In December of 1997, the anthrax vaccine manufacturer was shut down and could not manufacture anything related to the AVA. Notwithstanding that hurdle, Secretary of Defense William Cohen announced that before the mandatory program would begin, it would have to meet four prerequisites:
- Supplemental testing, consistent with Food and Drug Administration standards, to assure sterility, safety, potency and purity of the vaccine;
- Implementation of a system for fully tracking personnel who receive the anthrax vaccinations;
- Approval of appropriate operational plans to administer the immunizations and communications plans to inform military personnel of the overall program;
- Review of health and medical issues of the program by an independent expert.
(My emphasis added). One cannot help but wonder why condition number one would need to be in place if the DoD was confident in the safety and potency of the AVA, as it had started saying publicly. In fact, this appears to have been nothing more than a media campaign to assuage fears because none of these four “prerequisites” were ever met before the program kicked off, which is exactly why the manufacturer had been shut down in the first instance. Each of these factors revealed fundamental flaws with the program from its inception.
With regard to point 1, “supplemental testing” may well have been the worst idea for the DoD could have ever come up with because what it demonstrated, unequivocally, was failure of lot, after lot, after lot of the vaccine. One of the first findings in CBER’s February 1998 inspection was that “there is no validation of the length of time sublots are held until they are used in a lot. Sublots have been held longer than three years prior to use. There is no stability data to support this hold time.”[i] Lest this seem picayune, consider a little more history of one particular Sublot:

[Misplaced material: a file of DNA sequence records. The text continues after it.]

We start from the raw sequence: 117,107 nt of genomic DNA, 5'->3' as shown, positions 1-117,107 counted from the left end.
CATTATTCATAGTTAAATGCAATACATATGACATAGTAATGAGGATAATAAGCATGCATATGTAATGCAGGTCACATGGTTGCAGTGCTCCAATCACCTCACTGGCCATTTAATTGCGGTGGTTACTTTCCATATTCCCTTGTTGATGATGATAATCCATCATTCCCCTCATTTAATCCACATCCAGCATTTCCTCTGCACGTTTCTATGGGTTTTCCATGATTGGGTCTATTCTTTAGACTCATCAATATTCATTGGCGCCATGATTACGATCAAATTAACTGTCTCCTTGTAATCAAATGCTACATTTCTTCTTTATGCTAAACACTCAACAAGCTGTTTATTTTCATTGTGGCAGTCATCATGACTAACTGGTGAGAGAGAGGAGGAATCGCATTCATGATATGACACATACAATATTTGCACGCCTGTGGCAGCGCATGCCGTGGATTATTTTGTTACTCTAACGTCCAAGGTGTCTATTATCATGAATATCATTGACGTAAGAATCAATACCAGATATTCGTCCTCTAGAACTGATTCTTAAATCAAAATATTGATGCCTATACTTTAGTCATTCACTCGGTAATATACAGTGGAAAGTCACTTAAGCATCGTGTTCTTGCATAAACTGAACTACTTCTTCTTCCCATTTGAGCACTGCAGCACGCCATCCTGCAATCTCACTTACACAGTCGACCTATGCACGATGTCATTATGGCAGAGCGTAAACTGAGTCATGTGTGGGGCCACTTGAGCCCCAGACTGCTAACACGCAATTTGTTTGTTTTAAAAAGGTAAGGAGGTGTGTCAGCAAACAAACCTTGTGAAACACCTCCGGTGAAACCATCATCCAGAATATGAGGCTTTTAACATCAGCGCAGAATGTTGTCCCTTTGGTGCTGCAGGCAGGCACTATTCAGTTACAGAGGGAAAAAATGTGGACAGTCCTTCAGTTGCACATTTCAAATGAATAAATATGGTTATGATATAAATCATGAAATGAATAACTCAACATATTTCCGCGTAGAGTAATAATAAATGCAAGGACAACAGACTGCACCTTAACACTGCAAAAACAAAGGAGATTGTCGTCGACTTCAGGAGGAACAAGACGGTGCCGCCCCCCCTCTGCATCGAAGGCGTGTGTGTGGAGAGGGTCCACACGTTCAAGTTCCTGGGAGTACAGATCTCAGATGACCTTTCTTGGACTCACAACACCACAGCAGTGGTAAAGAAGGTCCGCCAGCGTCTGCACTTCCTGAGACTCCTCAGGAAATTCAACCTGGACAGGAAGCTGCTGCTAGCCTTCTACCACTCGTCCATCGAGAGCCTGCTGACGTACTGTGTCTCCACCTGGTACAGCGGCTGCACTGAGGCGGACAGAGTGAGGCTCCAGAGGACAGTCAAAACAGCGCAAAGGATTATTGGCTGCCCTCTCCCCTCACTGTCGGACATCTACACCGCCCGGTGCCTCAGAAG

Sublot AV456 was produced . . . in 5/95 [and stored] until 3/97 at which time it was transported to the formulation room . . . with other sublots to make FAV039. Here it was discovered that AV456 was contaminated with mold, and it was destroyed.[ii]
While some may say that the fact that it was caught is good news, it ignores the other, older sublots where mold or other impurities were not caught. One finding (among many like this) is particularly noteworthy:
Lot FAV023 was filled on 12/13/93 and passed a potency test on 3/29/94. It was submitted for redating on 4/2/97 and was placed in the stability program (zero time) at the same time. It is reported as failing potency on 4/2/97. It was tested again on 8/12/97 and is reported as failing potency. A fourth potency test conducted on 10/6/97 is listed as passing by 0.01. There is no investigation into the original result and justifying the additional testing.[iii]
This finding is most disturbing because it indicates a testing regime that ignores negative test results – twice! – and somehow chooses to validate a subsequent positive after two negatives. How can one know which test result is correct with two failing and two passing results? And how many people would like to line up, roll up their sleeve, and take their shots from that particular vial of the vaccine? Stability testing of biological products is crucial because of the possibility for these products to break down over time. Note that this lot was “filled” in 1993. Four years later it passes a test by .01 after having failed twice previously. This particular finding is in no way isolated: Lots FAV 010, 011, 018, 021, 022, 025, 028, 040, 041, 042, 043, and 044 all had at least one failed potency test that was not investigated and then a passing result was somehow chosen over the negative one.
FAV016 has its own uniquely disturbing history.
Lot FAV016 had 6579 vials rejected due to particulates during post-filling inspection. These particulates were not identified, nor was an investigation conducted. The batch was released.
Someone, somewhere, had unidentified “particulates” injected into them. As a practical aside, one has to wonder how those individuals will get VA compensation if they have an illness as a result of this contaminated product being injected into them in light of the DoD’s positions that there had only been 74 adverse events from the vaccine.